Road to Recovery

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Scott StrodePhoenix Multisport uses exercise to curb substance abuse and help gym-goers stay sober.

By Vicki Hogue-Davies

Scott Strode has been in recovery from substance abuse for more than 19 years, but it’s his athleticism that has come to define him. Strode’s journey to sobriety led him to found Phoenix Multisport, which has locations in Newport Beach, Colorado and Massachusetts, to help others recovering from alcoholism and drug addiction stay on a healthy path. Free to those in recovery, the gym is funded by individual donations, has worked with various treatment centers and offers a variety of programs such as strength training, yoga, CrossFit, indoor rock climbing, surfing, paddleboarding and more.

Newport Beach Magazine: Why did you start Phoenix Multisport?

Scott Strode: I saw this huge gap in services. After formal treatment, there was really not much out there designed as a recovery support tool, which is one reason I think that relapses happen so frequently. There is very little people can connect with, aside from 12-step programs, that help support them in long-term recovery. For myself, when I got sober I found that [the physical activities I did] were a huge part of transforming my identity and helping me see myself as something other than an addict and alcoholic. I started to see myself as a climber, a cyclist, a triathlete. The activities brought an inherent feeling of empowerment and self-worth.

Scott Strode Multi SportNBM: How is your program unique in fighting alcohol and drug addiction?

SS: There is something about the exercise component that helps change the brain chemistry. And when you come to Phoenix, the group here believes in you until you believe in yourself. There is something really powerful and empowering about that, because so many times—through addiction and early childhood trauma and all the things that may be happening in somebody’s life—the self-esteem is really wounded. On top of that, our team members are proud of their recovery. We wear “sober” T-shirts and Phoenix Multi-sport T-shirts and that helps to break down the stigma and let go of some of the shame we used to carry related to our addiction.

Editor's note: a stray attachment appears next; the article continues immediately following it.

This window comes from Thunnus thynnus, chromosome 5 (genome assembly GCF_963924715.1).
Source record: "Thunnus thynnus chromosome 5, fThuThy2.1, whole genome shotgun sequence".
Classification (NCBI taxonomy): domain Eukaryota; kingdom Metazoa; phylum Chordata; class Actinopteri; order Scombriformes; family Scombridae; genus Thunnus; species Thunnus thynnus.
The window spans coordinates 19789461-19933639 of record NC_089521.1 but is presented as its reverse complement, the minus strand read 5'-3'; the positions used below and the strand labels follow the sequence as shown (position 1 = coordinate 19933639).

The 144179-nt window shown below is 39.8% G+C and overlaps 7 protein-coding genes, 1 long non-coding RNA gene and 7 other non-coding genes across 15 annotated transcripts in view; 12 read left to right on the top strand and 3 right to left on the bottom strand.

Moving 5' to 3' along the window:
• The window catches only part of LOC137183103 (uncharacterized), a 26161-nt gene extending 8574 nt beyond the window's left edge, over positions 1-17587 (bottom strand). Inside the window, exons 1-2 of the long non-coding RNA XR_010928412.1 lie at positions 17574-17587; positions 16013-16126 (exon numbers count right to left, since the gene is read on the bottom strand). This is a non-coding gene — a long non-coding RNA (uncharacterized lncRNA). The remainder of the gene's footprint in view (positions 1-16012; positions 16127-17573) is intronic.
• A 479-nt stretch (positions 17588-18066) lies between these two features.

NBM: How does your program compare to a more traditional 12-step program?

SS: I wouldn’t compare it to a 12-step. A 12-step is a powerful tool for people in recovery. Phoenix is one more tool in the tool box. We can use all the different tools, which include 12-step, Phoenix, formal treatment, therapy and sober living programs, to build the house. You could also say Phoenix is one more arrow in the quiver.

NBM: How does someone get started in the program?

SS: People have to be clean and sober for 48 hours before they come. All the equipment is provided by us and … free, so they can just show up. They can come as often or as little as they want. But once they come, they have to adhere to a code of conduct, which they sign, and that code helps frame a supportive environment that is emotionally and physically safe. For a lot of folks who are early in their recovery, it helps to have those guidelines. People don’t have to have any [fitness] experience to come to Phoenix. The coaches, who are in recovery themselves, do a great job of making fitness accessible to anyone, no matter what their background. They could be a former professional athlete or they could be brand new to fitness, and we will find a workout that speaks to them.

NBM: What recent changes have you made to the program?

SS: Beginning this June, we are inviting paying members who are not in the Phoenix program to join our gym. So people coming to us for their fitness will also help pay our bills and … help empower the folks we are helping, because all of our coaches are people who have come through the Phoenix program. You can help somebody heal by doing your personal training at our place or by joining our gym. It is a little bit different than the average gym in that regard.

NBM: What inspires you in your work?

SS: Two things drive and inspire me. I am driven to combat the substance abuse crisis in our country. I believe it is our No. 1 health crisis. We are losing more people to overdoses from opiates than we are from motor vehicle accidents. We need to do something about it and this is my way of making a difference. I am inspired by the resiliency of the human spirit and how I see people change and overcome their addictions and become contributing members of our society as they start to heal in recovery.

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